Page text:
Drinking a glass of milk or eating cheese after eating sugary breakfast cereals may reduce cavities.

New research at the University of Illinois at of Dentistry shows that drinking sugary cereals with after eating reduces the plaque acid levels and may prevent damage to that leads to .  The same applies to eating cheese after a sugary meal.

 

The risk of is increased by eating carbohydrates four times daily, or in quantities greater than 60 grams per person per day.  Dry ready-to-eat, sugar-added cereals combine refined sugar and starch. When those carbohydrates are consumed, bacteria in the dental plaque on tooth surfaces produce acids, says Christine Wu, professor of and director of cariology, who served as principal investigator of the study.

The new study, performed by Wu’s former graduate student Shilpa Naval, involved 20 adults eating 20 grams of dry , then drinking different beverages — whole , 100 percent , or tap water.

Plaque pH, or acidity, was measured with a touch between the premolar teeth before eating; at two and five minutes after eating; and then two to 30 minutes after drinking a liquid.

The pH in plaque dropped rapidly after consuming cereal alone, and remained acidic at pH 5.83 at 30 minutes. A pH below 7 is acidic; a pH greater than 7 is basic. Pure water has a pH close to 7.

Participants who drank after eating showed the highest pH rise, from 5.75 to 6.48 at 30 minutes. Those who drank remained at pH 5.84 at 30 minutes, while water raised the pH to 6.02.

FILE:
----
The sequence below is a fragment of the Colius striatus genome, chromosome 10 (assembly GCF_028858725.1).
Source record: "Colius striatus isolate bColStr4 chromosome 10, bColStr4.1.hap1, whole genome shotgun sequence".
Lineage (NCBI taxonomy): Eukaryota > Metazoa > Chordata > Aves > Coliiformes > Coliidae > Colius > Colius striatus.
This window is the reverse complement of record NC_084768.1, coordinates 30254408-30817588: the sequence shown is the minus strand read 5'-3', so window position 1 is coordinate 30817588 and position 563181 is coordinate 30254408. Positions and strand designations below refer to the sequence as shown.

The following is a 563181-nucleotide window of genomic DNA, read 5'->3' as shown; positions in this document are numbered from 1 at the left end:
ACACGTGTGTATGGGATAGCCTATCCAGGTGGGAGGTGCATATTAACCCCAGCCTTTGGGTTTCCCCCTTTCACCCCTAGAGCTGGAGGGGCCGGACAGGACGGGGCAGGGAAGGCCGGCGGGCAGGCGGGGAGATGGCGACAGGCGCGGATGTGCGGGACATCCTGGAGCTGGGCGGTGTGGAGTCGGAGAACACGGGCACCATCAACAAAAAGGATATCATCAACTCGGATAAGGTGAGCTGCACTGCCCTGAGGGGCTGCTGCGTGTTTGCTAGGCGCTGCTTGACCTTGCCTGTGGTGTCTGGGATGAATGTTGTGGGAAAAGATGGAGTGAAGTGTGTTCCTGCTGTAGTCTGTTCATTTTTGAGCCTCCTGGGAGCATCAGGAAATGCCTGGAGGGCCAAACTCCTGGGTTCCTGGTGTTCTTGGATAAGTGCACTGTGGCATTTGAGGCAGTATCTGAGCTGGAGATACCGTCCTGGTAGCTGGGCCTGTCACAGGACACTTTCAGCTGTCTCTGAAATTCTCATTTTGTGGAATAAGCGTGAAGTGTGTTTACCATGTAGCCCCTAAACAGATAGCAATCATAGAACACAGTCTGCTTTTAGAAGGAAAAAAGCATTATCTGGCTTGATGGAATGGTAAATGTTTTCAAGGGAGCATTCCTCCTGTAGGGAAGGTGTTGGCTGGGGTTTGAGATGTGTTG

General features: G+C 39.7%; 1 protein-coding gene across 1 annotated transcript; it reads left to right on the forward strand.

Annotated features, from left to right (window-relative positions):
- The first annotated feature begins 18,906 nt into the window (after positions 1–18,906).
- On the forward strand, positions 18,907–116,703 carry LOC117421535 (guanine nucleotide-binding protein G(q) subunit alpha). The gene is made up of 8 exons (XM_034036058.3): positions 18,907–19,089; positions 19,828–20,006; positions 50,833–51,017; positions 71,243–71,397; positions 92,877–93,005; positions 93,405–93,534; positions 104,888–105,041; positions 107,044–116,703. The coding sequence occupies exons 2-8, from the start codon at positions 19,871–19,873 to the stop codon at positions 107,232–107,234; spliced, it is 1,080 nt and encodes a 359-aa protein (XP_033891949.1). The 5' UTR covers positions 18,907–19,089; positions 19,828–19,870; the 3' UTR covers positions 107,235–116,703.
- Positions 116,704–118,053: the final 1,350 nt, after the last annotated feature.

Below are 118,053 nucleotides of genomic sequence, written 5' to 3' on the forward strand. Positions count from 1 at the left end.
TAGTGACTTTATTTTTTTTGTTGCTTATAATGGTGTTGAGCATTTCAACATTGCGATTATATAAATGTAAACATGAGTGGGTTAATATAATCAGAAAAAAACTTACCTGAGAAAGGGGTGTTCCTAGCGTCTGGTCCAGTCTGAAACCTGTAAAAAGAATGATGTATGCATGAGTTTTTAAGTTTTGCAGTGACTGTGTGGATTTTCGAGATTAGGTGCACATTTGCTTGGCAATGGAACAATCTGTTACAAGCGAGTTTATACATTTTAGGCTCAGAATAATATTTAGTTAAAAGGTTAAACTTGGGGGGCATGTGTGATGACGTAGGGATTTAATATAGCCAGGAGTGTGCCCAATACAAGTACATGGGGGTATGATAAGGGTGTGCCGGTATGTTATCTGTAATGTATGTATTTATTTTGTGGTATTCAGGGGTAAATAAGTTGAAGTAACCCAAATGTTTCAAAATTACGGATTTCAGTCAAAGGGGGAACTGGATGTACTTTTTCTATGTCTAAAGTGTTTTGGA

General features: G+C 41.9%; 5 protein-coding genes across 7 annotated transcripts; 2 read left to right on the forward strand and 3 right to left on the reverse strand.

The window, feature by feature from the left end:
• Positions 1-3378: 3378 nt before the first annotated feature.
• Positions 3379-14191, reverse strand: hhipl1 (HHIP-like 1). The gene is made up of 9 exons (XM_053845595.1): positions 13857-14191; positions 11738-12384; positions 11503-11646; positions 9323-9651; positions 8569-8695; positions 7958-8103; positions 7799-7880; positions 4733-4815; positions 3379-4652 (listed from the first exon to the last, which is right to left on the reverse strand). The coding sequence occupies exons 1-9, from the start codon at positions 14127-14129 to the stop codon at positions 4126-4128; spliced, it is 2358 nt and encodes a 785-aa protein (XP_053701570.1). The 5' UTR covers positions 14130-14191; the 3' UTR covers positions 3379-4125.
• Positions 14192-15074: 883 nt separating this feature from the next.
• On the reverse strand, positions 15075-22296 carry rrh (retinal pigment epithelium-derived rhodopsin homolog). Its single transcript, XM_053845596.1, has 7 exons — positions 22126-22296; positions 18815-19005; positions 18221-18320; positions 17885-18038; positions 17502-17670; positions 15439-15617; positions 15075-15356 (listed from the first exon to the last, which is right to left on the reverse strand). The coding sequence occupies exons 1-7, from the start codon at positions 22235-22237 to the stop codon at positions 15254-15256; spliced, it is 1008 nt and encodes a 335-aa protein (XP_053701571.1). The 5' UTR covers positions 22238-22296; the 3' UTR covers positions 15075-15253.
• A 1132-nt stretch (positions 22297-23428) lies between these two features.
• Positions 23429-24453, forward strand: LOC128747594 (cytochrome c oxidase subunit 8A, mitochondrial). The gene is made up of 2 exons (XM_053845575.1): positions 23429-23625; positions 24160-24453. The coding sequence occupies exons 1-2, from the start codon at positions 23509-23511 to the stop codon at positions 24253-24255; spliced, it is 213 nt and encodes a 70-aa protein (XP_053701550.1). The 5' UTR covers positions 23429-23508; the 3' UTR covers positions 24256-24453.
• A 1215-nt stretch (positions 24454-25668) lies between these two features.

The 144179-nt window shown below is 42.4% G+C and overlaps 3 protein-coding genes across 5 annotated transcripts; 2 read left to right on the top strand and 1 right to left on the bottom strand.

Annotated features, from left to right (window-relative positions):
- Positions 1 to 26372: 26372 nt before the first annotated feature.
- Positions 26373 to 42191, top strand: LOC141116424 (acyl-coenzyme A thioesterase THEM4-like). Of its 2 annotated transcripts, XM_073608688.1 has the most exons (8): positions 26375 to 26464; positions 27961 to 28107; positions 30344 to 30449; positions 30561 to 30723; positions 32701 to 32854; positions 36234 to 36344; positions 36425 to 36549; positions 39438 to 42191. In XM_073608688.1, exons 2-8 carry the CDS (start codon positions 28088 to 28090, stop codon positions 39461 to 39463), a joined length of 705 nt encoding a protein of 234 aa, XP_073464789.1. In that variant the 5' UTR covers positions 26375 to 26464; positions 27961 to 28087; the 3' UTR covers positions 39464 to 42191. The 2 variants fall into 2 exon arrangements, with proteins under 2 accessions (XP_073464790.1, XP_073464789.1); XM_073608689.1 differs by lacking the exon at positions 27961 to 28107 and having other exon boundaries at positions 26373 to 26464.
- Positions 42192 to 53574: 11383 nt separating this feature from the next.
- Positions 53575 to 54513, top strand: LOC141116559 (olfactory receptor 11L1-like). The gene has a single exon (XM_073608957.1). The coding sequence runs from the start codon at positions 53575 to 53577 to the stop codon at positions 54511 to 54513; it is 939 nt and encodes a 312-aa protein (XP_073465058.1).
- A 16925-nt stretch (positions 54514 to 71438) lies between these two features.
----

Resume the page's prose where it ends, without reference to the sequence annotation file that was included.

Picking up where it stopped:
Fruit juices are considered , but the added sugar can be a risk to dental health, Wu said.

“Our study results show that only was able to reduce acidity of dental plaque resulting from consuming sugary Froot Loops,” said Naval, who is currently a fellow at the in Atlanta. “We believe that helped mitigate the damaging effect of fermentable carbohydrate and overcome the previously lowered plaque pH.”

, with a pH ranging from 6.4 to 6.7, is considered to be a functional food that fights because it promotes tooth remineralization and inhibits the growth of plaque, Wu said.

Wu says most consumers think that since is considered to be cavity-fighting, acid production by plaque bacteria can be minimized by mixing it with cereal. However, in an unpublished study in her lab, it was discovered that the combination of Froot Loops and became syrupy. Eating cereal combined with lowered plaque pH to levels similar to that obtained after rinsing with a 10 percent sugar solution.

Eating sugar-added cereal with , followed by drinking fruit juice is thus a highly cavity-causing combination, Wu said.

“Results from a previous study suggested that the last food item consumed exerts the greatest influence on subsequent plaque pH,” she said. For example, eating cheese after a sugary meal reduces acid production, and consumers can modify their diet in such a way as to prevent the cavity-causing effects of sugary foods.”

“If understood and implemented properly, food sequencing can be used as a public health educational tool to maintain and preserve good oral health,” said Naval.

Source

University of Illinois at Chicago (July 2013). A glass of after eating sugary may prevent .

 

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